RAID-5 avoids the write-bottleneck of RAID-4 by alternately storing the parity stripe on each of the drives. However, write performance is still not as good as for mirroring, as the parity stripe must still be read and XOR’ed before it is written. Read performance is also not as good as it is for mirroring, as, after all, there is only one copy of the data, not two or more. RAID-5’s principle advantage over mirroring is that it offers redundancy and protection against single-drive failure, while offering far more storage capacity when used with three or more drives.

RAID 0 + 1 or commonly known as RAID-10, basically involves stripping 2 different disk arrays of similar size then followed by the mirroring of these 2 disk arrays.

There are also other levels of RAID, such as 50, 100, etc, mostly involving RAID 5 and then mirroring or stripping them.

Why use RAID 5?

This is a popular configuration offering excellent read performance and high reliability. The concept here is to have parity data, but to spread it over all the drives. This lets writes overlap because typical small writes access one data drive and one parity drive. If another write is accessing a different set of drives, the two writes can be done in parallel, which is not possible with a dedicated parity drive as described above. This requires a minimum of 3 disk drives, and more is better. RAID 5 is less expensive than mirroring (for equivalent storage), can provide very fast reads, particularly with more than 3 drives, and can survive a single drive failure. The disadvantage is that write performance is not as good (but most applications do much more reading than writing) and that in the event of failure, both read and write performance suffer due to the overhead involved in reconstructing data from parity information.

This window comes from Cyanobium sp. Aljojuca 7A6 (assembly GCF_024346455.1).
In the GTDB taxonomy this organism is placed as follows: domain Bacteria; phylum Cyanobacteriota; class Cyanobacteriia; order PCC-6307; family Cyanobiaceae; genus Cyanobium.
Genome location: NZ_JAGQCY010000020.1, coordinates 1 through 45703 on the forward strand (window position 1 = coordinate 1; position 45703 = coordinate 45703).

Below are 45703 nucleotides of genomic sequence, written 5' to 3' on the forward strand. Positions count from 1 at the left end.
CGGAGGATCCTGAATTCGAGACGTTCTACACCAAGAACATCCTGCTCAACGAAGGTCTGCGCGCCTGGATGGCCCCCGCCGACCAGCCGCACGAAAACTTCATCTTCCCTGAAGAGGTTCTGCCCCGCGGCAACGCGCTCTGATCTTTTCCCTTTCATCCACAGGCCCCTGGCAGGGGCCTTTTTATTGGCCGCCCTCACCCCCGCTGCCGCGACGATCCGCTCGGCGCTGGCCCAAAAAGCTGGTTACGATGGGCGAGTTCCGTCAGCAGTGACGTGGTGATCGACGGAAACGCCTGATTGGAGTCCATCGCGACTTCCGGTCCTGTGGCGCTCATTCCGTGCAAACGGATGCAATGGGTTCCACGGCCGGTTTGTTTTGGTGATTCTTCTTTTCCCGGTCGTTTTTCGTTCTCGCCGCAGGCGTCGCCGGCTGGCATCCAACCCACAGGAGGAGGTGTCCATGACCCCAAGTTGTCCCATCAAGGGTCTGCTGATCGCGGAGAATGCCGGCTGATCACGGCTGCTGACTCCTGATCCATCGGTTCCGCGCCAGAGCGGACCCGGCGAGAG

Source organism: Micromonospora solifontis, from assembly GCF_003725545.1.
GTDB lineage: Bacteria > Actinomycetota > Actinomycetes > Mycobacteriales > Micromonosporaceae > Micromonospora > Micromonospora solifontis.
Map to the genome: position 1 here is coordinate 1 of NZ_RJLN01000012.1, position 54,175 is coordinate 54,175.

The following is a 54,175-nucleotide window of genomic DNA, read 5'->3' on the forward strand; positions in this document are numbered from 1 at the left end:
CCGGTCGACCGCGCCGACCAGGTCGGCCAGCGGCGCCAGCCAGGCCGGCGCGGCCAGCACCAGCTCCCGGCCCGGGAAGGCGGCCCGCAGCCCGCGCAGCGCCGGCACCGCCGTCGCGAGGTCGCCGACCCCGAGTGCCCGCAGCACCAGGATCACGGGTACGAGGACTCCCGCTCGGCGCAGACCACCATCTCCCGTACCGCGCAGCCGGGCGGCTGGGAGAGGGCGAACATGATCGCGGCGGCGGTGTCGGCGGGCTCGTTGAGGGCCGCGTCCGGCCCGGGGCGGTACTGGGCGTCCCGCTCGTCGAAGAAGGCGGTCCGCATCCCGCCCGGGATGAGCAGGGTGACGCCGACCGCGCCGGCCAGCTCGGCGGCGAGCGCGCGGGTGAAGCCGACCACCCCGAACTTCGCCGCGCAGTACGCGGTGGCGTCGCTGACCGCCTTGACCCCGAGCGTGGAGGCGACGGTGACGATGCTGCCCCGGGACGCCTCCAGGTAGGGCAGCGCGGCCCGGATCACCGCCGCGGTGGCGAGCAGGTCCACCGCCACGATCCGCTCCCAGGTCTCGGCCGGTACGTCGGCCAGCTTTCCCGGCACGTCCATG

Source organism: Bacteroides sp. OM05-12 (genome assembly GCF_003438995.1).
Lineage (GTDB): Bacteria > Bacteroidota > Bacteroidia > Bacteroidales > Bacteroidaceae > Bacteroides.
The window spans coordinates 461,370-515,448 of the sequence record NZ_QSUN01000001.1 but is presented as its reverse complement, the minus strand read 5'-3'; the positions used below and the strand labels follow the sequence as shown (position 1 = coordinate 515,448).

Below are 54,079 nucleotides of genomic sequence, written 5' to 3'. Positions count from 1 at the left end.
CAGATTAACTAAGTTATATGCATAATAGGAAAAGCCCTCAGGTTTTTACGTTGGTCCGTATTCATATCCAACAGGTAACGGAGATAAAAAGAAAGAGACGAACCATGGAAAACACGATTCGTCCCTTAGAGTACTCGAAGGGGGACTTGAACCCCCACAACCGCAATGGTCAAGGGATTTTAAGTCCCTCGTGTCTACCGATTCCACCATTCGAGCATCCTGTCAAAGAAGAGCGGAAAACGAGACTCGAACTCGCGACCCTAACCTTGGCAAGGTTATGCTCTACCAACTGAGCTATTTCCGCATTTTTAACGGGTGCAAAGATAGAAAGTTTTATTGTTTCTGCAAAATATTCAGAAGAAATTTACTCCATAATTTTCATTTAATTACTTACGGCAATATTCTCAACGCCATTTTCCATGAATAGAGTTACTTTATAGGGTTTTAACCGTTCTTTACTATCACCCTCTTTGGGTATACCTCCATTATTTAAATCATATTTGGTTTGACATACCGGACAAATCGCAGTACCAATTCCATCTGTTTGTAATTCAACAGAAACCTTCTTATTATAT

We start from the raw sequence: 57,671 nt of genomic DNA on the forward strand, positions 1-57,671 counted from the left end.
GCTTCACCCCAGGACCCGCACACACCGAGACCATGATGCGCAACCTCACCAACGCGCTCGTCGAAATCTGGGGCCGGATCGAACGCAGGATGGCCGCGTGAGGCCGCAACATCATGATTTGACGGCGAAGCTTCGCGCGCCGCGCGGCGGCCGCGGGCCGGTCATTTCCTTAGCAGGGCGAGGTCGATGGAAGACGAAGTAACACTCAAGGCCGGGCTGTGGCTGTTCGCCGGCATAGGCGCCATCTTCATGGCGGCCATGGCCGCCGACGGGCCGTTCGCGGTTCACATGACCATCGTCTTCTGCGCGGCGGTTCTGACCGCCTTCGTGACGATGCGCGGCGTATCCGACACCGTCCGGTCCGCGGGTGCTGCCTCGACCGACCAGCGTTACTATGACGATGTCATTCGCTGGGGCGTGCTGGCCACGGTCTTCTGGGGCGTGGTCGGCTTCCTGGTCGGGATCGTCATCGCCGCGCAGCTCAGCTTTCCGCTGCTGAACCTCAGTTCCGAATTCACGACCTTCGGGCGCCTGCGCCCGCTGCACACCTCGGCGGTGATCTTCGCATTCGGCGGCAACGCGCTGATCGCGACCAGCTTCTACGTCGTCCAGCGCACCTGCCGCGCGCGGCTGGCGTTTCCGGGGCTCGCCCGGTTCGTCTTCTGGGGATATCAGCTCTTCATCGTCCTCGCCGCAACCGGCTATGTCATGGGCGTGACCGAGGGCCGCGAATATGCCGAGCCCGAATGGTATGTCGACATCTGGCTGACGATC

Recently, non-official designations such as RAID 6 have been offered at the very high end of the market. These are really just RAID 5 implementations but with multiple parity writes, so that the array can withstand the failure of multiple drives simultaneously. Obviously only very high end systems need such redundancy.

The concept of parity utilizes the mathematical properties of the XOR (Exclusive OR). For example, if you XOR the values 12 and 15, you’ll get 3. If you XOR 3 (the result of your first XOR) with either 12 or 15, you’ll get the other value. That “3” would be the parity information that would be used to reconstruct the “12” or the “15” if each of those represented data stored on a different disk. The XOR is a very quick operation, handled directly by the CPU. but of course it does involve some overhead, so writing involves both an extra calculation (the XOR) and another disk write (the disk write is concurrent with the other writes though, so that really doesn’t hurt anything).

If a drive fails, the controller provides the “missing” data by calculating it from the data it does have: the other data drive(s) and the parity drive. This is, of course, slower than reading it from the disk would be.

In other word when a drive in RAID 5 fails, the other drives will continue to work but at a slower pace since they need to compensate for the lost of 1 drive and calculating the data lost using the parity in left in the rest of the drives. Using a hardware based RAID 5 controller will be more efficient than software RAID, since it will built the data without overloading and minimising data bottlenecks from the system CPU.

Highly recommended!

– Contributed by Nick aka The Zard
19 Dec 2004